Gears of War 3 gets a 3D makeover

Xbox 360 - better 3D on the way
Xbox 360 - better 3D on the way

Gears of War 3, an upcoming exclusive on the Xbox 360, has been given a 3D makeover despite the format being described as "niche".

The Xbox 360 isn't known for its 3D capabilities but there have been a number of titles for the console released in 3D – CoD: Black Ops being one – and now another of the console's flagship games is getting the 3D treatment, albeit through some tinkering in the back end.

Speaking to Eurogamer, Rod Fergusson of Epic Games, which created Gears of Wars 3, said about adding 3D: "It felt like something we wanted to have. It was a feature we didn't want to be deficient in. When you look at Gears 1, it was what people used to demo HD at the time.

"It's still fledgling technology. It's still a niche feature. But it was something we could support, so we felt, why not?"

Better 3D incoming

Unlike the PS3, which has been properly equipped by Sony to handle high definition 3D gaming, devs that want to add 3D to games for the Xbox 360 have to use a small workaround.


The 3D signal is crammed into one 720p stream, so it is a little like 2D with added depth. The PS3 on the other hand has two distinct 1280x1470 streams.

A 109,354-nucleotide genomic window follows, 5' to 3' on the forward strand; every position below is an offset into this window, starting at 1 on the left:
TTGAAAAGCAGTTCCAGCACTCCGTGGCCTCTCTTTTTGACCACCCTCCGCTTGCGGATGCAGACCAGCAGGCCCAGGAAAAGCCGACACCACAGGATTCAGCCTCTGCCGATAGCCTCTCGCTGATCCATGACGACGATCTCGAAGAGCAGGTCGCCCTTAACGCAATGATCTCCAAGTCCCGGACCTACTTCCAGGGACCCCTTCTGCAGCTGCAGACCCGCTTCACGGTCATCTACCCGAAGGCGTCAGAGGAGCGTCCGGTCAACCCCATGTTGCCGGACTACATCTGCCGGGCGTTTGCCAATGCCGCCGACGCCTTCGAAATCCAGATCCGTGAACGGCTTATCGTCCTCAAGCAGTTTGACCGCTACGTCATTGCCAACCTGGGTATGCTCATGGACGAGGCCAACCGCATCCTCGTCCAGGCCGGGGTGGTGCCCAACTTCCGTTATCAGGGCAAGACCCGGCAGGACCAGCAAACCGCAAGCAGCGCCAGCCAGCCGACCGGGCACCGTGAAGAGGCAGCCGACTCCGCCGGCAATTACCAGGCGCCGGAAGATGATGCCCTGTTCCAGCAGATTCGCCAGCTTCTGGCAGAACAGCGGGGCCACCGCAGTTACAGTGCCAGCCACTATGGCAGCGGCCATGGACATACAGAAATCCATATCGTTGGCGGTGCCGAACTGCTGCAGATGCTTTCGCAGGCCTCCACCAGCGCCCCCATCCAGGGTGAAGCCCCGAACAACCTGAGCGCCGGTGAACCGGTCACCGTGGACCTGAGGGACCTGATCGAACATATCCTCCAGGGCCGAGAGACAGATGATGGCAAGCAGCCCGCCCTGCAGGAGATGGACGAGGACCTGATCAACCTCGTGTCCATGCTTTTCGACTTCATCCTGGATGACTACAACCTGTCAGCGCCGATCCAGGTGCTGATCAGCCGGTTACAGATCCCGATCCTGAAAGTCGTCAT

This does push the quality down, as Fergusson explained: "[Although the difference] is not huge, It's a little bit jaggier in certain areas. Instead of 720p you're at five something."

Fergusson hinted that the Xbox 360 is to get improved 3D gaming, however, courtesy of the next Xbox Development Kit which will have "more support for 3D or more higher quality for native support for 3D."

Fergusson explained: "We're supporting the current state of the art for Xbox. Moving forward, the Xbox will be able to take it further."

This clarifies rumours back in May that the Xbox 360 was set to get the HDMI 1.4 protocol.

The Gears of War 3 UK release date is 20 September.

Via Eurogamer

Marc Chacksfield

Marc Chacksfield is the Editor In Chief, at DC Thomson. He started out life as a movie writer for numerous (now defunct) magazines and soon found himself online - editing a gaggle of gadget sites, including TechRadar, Digital Camera World and Tom's Guide UK. At Shortlist you'll find him mostly writing about movies and tech, so no change there then.